Cities have different feels to them. In the U.S., many western cities tend to have a fairly open feel with plenty of large areas such as parks or parking lots where you can train your dog, which is especially helpful if you don’t have a backyard.
Eastern cities in the U.S. seem to feel tighter. There isn’t as much public space for you and your dog. If you live in downtown Manhattan in New York City, there’s almost no place to train your dog besides crowded sidewalks and occasionally empty streets. You and dog can go to certain “designated” areas in certain parks between about 6 a.m. and 9 a.m. or 9 p.m. and midnight, but these are rare. And no one has a backyard.
When I adopted a two-year-old Pit Bull, who I named Bunch, I knew training her in this crowded city was going to be a challenge, made more so by her youthful and strong exuberance. So, after deflecting many evil stares as Bunch pulled me down the street, lunging at every smell (and, Lord, there are so many smells in New York City), I decided to get down to business with my training in the city.
The tools you use may vary from this list, depending on the type of training you use, but here’s a starting point of things you must have:
A very strong leash is uber-important when you’re training in a city. A leash that snaps because your dog just saw a rat dive in front of her means a dog who can then run into traffic or worse. The strongest type of leash I’ve found is made from bungee cords. Never use more than a six-foot lead; a four-foot lead is usually better.
This will definitely vary according to the type of training but the one common trait is that the collar you use should not be able to slip over your dog’s head. This most likely means a prong collar, chain collar, or a martingale collar that is “no slip,” preferably with a chain. Nylon training collar and head halter type collars are not usually recommended in the city.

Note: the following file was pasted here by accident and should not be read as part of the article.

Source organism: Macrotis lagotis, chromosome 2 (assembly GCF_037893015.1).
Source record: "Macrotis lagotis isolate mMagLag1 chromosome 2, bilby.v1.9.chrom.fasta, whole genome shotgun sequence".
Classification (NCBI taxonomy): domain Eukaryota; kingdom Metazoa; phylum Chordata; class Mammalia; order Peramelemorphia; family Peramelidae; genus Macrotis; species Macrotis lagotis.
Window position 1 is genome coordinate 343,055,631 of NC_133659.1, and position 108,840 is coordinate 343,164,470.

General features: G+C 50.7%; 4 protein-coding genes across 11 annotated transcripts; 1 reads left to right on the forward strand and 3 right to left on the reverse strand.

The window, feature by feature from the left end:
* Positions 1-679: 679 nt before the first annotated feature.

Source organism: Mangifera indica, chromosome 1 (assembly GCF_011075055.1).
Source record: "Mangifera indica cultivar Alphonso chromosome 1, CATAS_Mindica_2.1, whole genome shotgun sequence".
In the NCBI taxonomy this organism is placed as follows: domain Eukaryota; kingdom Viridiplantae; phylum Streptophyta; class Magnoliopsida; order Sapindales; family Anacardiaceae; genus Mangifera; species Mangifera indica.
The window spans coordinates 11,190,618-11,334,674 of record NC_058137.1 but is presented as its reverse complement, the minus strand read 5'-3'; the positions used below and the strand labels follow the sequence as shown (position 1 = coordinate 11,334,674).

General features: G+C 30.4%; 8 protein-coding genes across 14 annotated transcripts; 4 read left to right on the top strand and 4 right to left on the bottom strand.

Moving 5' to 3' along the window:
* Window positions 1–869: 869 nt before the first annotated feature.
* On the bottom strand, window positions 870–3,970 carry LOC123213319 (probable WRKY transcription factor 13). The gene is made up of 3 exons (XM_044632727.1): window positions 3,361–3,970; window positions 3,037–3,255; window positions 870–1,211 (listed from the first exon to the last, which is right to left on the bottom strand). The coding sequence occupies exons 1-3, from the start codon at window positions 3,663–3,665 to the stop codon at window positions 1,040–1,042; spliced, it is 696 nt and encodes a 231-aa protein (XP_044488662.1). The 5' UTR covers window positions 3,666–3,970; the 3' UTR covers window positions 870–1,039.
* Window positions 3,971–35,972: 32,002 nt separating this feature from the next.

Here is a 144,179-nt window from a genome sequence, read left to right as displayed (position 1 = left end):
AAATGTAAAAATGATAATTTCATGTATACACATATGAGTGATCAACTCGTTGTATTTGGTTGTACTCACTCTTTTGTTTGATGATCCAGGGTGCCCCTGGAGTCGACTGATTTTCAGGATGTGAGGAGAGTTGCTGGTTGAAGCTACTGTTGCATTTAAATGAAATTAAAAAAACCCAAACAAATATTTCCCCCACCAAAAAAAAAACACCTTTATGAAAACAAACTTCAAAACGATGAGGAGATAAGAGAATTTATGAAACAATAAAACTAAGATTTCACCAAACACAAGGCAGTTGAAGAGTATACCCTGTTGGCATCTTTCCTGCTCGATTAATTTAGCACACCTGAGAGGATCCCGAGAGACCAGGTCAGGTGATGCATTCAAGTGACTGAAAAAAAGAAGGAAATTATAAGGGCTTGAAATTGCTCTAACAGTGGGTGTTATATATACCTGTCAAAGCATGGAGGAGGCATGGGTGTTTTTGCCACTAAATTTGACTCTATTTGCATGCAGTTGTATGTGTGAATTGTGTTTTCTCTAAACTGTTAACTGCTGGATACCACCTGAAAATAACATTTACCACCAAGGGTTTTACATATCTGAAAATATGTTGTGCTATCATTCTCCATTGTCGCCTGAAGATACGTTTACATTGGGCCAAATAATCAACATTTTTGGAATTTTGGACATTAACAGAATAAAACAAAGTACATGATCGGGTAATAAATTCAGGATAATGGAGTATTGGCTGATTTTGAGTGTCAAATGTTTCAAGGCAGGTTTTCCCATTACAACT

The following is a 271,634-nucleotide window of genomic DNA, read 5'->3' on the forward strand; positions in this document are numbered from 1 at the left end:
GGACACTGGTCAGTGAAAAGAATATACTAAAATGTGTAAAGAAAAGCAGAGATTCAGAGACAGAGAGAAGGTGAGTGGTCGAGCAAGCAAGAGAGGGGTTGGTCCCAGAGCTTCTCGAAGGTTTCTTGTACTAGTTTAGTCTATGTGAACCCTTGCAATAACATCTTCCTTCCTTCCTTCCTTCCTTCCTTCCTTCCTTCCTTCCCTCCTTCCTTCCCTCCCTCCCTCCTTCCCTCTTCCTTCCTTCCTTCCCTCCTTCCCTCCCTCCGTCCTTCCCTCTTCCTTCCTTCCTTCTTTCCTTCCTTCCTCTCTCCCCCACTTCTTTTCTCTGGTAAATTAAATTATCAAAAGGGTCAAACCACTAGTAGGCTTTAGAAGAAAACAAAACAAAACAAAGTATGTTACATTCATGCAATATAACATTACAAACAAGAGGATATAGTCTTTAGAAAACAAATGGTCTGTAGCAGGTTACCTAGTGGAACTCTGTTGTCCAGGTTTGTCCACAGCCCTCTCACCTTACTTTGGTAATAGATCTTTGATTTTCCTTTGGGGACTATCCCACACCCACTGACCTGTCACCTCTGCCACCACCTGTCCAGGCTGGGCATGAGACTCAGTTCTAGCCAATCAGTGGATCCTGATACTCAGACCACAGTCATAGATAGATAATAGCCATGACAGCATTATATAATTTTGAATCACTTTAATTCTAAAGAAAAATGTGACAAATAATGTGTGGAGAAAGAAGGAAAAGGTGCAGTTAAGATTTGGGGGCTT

Always, always bring water and a bowl (collapsible bowls are easier to carry) even if you think can you pop into a store at anytime for it. Often, dogs are not allowed in food stores, even convenience stores.
Your treats and poopie bags and anything else goes in this, which can be a svelte metrosex purse (very NYC) or a small backpack or fanny pack (surely there’s a better name for that now) if you have an attachment for the water bottle.
In many cities, as in New York, you will find that early morning (very early, like 6 a.m.) is the quietest time to train. This is good for the beginning when you’re getting your dog to pay attention to you and learn the commands.
As you progress with the training, go to more and more crowded areas to create distractions for your dog and get your dog used to the flow of people and other dogs.
Why the dog park doesn’t work: Although most cities now have dog parks, training your dog on-leash while all the other dogs around here are off-leash is asking for trouble. Your dog will feel trapped and at a disadvantage. And other dogs will feel they have an advantage. Bad chemistry. You’ll also constantly be bombarded by the other dogs.
Why designated areas in parks don’t work: Same as the dog park, because other dogs will likely be off-leash.
Spaces that work:
To live well in a city with a dog you have to be creative. You might come up with creative commands for your dog, such as the “Run Round” command I use with Bunch. When we have a bit of space but she needs to stay on-leash, I’ve trained her to run in a circle, sort of like you see with horses. A little extra exercise and it’s fun.
You may encounter some people when you’re working with your dog who say it’s cruel to make a dog live in a city. I wonder if they think that applies to “city dogs” like Bunch, who has roamed the streets with at least some enjoyment for two years. My humble opinion is that, as long as a dog is well exercised, apartment life works very well for most breeds or mixes. And, since training a dog in the city is not an impossibility by any means, and since smells are really better there, your city dog can live a full, interesting, safe, and loved life, even in New York City.
Read more on life with dogs in the city: